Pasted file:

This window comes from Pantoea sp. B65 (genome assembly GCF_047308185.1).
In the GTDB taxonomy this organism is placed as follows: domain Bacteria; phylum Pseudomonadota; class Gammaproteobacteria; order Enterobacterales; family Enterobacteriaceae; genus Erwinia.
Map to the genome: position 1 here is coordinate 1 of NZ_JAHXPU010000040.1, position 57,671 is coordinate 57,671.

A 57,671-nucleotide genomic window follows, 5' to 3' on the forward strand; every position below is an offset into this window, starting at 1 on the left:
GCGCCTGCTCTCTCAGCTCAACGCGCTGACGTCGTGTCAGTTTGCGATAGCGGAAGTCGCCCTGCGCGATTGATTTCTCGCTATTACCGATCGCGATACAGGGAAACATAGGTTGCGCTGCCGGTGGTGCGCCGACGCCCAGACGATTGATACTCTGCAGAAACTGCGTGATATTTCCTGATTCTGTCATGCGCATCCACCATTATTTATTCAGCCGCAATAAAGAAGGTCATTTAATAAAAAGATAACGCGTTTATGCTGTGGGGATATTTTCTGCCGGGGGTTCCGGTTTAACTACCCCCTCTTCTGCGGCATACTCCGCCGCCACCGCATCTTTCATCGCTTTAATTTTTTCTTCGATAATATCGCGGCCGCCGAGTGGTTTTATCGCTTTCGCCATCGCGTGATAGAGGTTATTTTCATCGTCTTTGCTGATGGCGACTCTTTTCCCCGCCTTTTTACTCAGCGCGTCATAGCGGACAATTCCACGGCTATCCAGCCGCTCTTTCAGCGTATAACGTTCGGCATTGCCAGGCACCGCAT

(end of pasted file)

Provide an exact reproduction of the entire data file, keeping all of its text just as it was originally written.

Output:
This window comes from Pantoea sp. B65 (genome assembly GCF_047308185.1).
In the GTDB taxonomy this organism is placed as follows: domain Bacteria; phylum Pseudomonadota; class Gammaproteobacteria; order Enterobacterales; family Enterobacteriaceae; genus Erwinia.
Map to the genome: position 1 here is coordinate 1 of NZ_JAHXPU010000040.1, position 57,671 is coordinate 57,671.

A 57,671-nucleotide genomic window follows, 5' to 3' on the forward strand; every position below is an offset into this window, starting at 1 on the left:
GCGCCTGCTCTCTCAGCTCAACGCGCTGACGTCGTGTCAGTTTGCGATAGCGGAAGTCGCCCTGCGCGATTGATTTCTCGCTATTACCGATCGCGATACAGGGAAACATAGGTTGCGCTGCCGGTGGTGCGCCGACGCCCAGACGATTGATACTCTGCAGAAACTGCGTGATATTTCCTGATTCTGTCATGCGCATCCACCATTATTTATTCAGCCGCAATAAAGAAGGTCATTTAATAAAAAGATAACGCGTTTATGCTGTGGGGATATTTTCTGCCGGGGGTTCCGGTTTAACTACCCCCTCTTCTGCGGCATACTCCGCCGCCACCGCATCTTTCATCGCTTTAATTTTTTCTTCGATAATATCGCGGCCGCCGAGTGGTTTTATCGCTTTCGCCATCGCGTGATAGAGGTTATTTTCATCGTCTTTGCTGATGGCGACTCTTTTCCCCGCCTTTTTACTCAGCGCGTCATAGCGGACAATTCCACGGCTATCCAGCCGCTCTTTCAGCGTATAACGTTCGGCATTGCCAGGCACCGCAT